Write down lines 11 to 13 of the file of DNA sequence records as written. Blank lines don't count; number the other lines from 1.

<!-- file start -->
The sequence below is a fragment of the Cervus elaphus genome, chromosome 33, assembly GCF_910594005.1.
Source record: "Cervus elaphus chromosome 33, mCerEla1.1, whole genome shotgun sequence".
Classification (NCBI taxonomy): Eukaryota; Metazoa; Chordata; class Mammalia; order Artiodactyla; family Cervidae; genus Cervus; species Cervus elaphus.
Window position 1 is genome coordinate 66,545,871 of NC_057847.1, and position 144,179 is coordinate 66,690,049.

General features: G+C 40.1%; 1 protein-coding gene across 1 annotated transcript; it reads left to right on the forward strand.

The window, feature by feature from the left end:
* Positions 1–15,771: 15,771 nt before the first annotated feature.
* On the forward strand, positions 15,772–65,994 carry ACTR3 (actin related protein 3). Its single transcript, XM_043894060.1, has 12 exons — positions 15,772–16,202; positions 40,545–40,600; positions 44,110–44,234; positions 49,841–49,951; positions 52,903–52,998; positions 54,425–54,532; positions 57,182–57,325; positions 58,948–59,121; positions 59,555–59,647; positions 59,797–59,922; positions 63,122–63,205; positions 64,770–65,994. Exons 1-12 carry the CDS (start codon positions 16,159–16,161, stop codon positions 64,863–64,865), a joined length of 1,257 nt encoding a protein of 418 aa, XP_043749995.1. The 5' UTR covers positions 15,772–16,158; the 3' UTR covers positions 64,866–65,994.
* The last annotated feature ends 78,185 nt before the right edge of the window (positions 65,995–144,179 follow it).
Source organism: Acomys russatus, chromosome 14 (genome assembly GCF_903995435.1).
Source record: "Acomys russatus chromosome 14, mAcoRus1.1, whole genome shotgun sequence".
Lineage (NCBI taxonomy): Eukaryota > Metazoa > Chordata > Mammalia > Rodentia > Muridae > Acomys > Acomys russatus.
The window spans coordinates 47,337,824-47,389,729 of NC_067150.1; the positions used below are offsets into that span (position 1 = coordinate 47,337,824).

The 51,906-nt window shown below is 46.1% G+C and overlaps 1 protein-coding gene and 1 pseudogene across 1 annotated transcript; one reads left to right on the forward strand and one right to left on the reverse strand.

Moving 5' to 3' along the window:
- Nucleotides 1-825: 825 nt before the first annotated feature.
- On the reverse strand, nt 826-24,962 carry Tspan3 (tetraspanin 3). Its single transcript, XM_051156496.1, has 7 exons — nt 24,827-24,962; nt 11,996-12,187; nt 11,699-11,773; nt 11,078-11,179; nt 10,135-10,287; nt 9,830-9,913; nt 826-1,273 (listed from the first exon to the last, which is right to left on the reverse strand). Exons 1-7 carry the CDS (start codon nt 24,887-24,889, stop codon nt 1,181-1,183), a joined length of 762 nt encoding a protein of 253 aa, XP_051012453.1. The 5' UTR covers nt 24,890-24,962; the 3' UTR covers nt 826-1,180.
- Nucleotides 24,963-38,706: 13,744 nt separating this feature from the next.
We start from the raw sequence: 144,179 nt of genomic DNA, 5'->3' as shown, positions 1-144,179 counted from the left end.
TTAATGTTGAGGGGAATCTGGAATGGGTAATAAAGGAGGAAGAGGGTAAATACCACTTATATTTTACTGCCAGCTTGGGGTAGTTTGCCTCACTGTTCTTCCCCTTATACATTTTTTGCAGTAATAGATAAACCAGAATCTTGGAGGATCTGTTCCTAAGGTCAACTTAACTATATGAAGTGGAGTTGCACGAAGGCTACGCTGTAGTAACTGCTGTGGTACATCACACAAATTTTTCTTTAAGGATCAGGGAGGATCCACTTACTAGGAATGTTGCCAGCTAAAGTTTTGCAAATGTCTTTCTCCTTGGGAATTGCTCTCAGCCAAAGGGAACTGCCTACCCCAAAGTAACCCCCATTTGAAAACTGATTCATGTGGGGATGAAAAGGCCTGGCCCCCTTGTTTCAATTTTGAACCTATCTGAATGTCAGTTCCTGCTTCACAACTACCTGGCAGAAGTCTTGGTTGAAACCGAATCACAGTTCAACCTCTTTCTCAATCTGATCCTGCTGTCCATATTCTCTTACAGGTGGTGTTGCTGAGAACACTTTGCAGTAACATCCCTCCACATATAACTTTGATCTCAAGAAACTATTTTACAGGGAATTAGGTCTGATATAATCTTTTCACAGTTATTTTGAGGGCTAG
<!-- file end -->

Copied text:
Source record: "Acomys russatus chromosome 14, mAcoRus1.1, whole genome shotgun sequence".
Lineage (NCBI taxonomy): Eukaryota > Metazoa > Chordata > Mammalia > Rodentia > Muridae > Acomys > Acomys russatus.
The window spans coordinates 47,337,824-47,389,729 of NC_067150.1; the positions used below are offsets into that span (position 1 = coordinate 47,337,824).